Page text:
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About the program

Jews and Christians Interpret the Bible

Winter 2011 - GS/HUMA 6201 3.0

Professor: Marty Lockshin
Time: Thursday 11:30am - 2:30pm
Locaton: RS 501

Course Description:

Not surprisingly, much of what passed historically for biblical “interpretation” was actually not interpretive in nature.  The major purposes of most Bible commentaries over the years were to uplift and to edify, to prove the superiority of the writer’s faith tradition and the inferiority of others.  Furthermore, writers with new ideas often saw the vehicle of “Scriptural commentary” as the best way to advance some new intellectual or theological agenda.  In a traditional society, if a thinker can read a new theory back into the Bible and claim that it is not really new, but the newly discovered true interpretation of God’s word, then the thinker has more change of having a theory accepted. 

Accordingly Bible commentaries of the classical and medieval world are more often than not of a homiletical nature.  They are still of interest to modern students of religion or of culture.  They teach us much about the world-view and religious mindset of the authors of those exegetical works, while often teaching us little about the Scriptures themselves.  In Christian circles, interpretation of the “Old Testament” was particularly contrived, as Christian authors attempted to read Christological meaning into texts that have nothing to do with Jesus or with a messiah.  In Jewish circles the word midrash, which once meant only searching out the true meaning of the text, came over the years to mean “fanciful or far-fetched readings of biblical texts,” because so many of the midrashic readings were so far from the plain meaning of the text.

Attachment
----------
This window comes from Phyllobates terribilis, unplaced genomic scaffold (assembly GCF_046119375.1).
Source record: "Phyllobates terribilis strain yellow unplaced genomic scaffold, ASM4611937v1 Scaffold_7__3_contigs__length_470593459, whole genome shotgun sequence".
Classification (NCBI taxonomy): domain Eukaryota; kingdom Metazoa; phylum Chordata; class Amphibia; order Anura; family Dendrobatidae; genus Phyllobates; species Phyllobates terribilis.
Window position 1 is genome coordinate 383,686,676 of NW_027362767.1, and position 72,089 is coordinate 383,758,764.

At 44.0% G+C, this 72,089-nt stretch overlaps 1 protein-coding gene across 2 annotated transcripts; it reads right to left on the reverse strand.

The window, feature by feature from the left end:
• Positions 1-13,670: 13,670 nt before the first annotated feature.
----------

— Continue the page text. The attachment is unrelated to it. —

And yet, the desire to explain and clarify the true “plain” meaning of the biblical text was never totally extinguished.  In some periods of history, for example in the twelfth century, both Jews and Christians show a surprising sensitivity to the plain meaning – what the Jews called the peshat and the Christians called the sensus littere.  In that sense, one sees in the works produced in that century a surprising level of cooperation and interaction between the competing religions.

But at the same time, exegetical literature is probably the largest repository of polemical literature: Jews trying to show that the Christian reading of the bible is mistaken, and Christians trying to show that the Jewish reading is mistaken.  So much of the difference between Judaism and Christianity hinges on the determination of the correct meaning of Scripture. Bible commentaries were the natural vehicles for advancing that claim. 

This course will examine the many ways in which Jewish and Christian bible commentaries reflect the cooperation between Jews and Christians, and the antagonism between them.  The course will be of interest to students of the Bible, to students of religion, to students of intellectual history and to students of hermeneutics.

The course will be taught in such a way that no knowledge of any language other than English will be required.  Students who can read primary texts in Latin and/or Hebrew will be encouraged to work with those sources in their research papers.